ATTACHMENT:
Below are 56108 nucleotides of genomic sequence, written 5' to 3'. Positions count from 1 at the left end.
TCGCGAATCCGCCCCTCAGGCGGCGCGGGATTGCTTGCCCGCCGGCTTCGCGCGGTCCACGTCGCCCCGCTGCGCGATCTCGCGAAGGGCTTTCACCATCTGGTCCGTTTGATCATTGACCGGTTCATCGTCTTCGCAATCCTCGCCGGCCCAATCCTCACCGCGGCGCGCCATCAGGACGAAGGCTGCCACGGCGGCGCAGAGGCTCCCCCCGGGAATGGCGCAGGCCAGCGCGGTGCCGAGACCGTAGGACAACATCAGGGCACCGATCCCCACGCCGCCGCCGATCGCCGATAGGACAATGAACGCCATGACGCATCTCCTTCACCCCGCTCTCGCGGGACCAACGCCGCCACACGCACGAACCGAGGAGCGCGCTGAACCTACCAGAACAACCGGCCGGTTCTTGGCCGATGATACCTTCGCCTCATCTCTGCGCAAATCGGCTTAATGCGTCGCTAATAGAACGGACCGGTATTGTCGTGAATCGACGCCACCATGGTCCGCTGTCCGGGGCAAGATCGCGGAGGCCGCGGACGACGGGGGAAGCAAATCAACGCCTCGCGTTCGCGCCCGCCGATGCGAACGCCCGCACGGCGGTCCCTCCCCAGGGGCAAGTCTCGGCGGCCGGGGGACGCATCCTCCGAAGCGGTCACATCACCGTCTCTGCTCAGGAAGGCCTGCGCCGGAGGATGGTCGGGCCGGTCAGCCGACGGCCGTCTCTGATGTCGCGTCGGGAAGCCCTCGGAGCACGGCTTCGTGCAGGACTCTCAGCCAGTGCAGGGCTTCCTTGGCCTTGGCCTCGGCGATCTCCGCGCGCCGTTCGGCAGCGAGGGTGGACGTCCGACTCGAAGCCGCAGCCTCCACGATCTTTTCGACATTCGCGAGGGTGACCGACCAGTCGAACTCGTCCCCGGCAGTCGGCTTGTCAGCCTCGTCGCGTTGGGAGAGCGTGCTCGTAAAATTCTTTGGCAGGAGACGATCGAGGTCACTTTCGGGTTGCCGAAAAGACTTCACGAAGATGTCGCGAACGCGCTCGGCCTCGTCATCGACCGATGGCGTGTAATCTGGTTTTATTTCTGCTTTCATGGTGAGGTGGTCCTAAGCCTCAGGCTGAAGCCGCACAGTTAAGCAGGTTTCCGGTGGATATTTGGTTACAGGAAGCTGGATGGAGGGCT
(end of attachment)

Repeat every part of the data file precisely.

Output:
Below are 56108 nucleotides of genomic sequence, written 5' to 3'. Positions count from 1 at the left end.
TCGCGAATCCGCCCCTCAGGCGGCGCGGGATTGCTTGCCCGCCGGCTTCGCGCGGTCCACGTCGCCCCGCTGCGCGATCTCGCGAAGGGCTTTCACCATCTGGTCCGTTTGATCATTGACCGGTTCATCGTCTTCGCAATCCTCGCCGGCCCAATCCTCACCGCGGCGCGCCATCAGGACGAAGGCTGCCACGGCGGCGCAGAGGCTCCCCCCGGGAATGGCGCAGGCCAGCGCGGTGCCGAGACCGTAGGACAACATCAGGGCACCGATCCCCACGCCGCCGCCGATCGCCGATAGGACAATGAACGCCATGACGCATCTCCTTCACCCCGCTCTCGCGGGACCAACGCCGCCACACGCACGAACCGAGGAGCGCGCTGAACCTACCAGAACAACCGGCCGGTTCTTGGCCGATGATACCTTCGCCTCATCTCTGCGCAAATCGGCTTAATGCGTCGCTAATAGAACGGACCGGTATTGTCGTGAATCGACGCCACCATGGTCCGCTGTCCGGGGCAAGATCGCGGAGGCCGCGGACGACGGGGGAAGCAAATCAACGCCTCGCGTTCGCGCCCGCCGATGCGAACGCCCGCACGGCGGTCCCTCCCCAGGGGCAAGTCTCGGCGGCCGGGGGACGCATCCTCCGAAGCGGTCACATCACCGTCTCTGCTCAGGAAGGCCTGCGCCGGAGGATGGTCGGGCCGGTCAGCCGACGGCCGTCTCTGATGTCGCGTCGGGAAGCCCTCGGAGCACGGCTTCGTGCAGGACTCTCAGCCAGTGCAGGGCTTCCTTGGCCTTGGCCTCGGCGATCTCCGCGCGCCGTTCGGCAGCGAGGGTGGACGTCCGACTCGAAGCCGCAGCCTCCACGATCTTTTCGACATTCGCGAGGGTGACCGACCAGTCGAACTCGTCCCCGGCAGTCGGCTTGTCAGCCTCGTCGCGTTGGGAGAGCGTGCTCGTAAAATTCTTTGGCAGGAGACGATCGAGGTCACTTTCGGGTTGCCGAAAAGACTTCACGAAGATGTCGCGAACGCGCTCGGCCTCGTCATCGACCGATGGCGTGTAATCTGGTTTTATTTCTGCTTTCATGGTGAGGTGGTCCTAAGCCTCAGGCTGAAGCCGCACAGTTAAGCAGGTTTCCGGTGGATATTTGGTTACAGGAAGCTGGATGGAGGGCT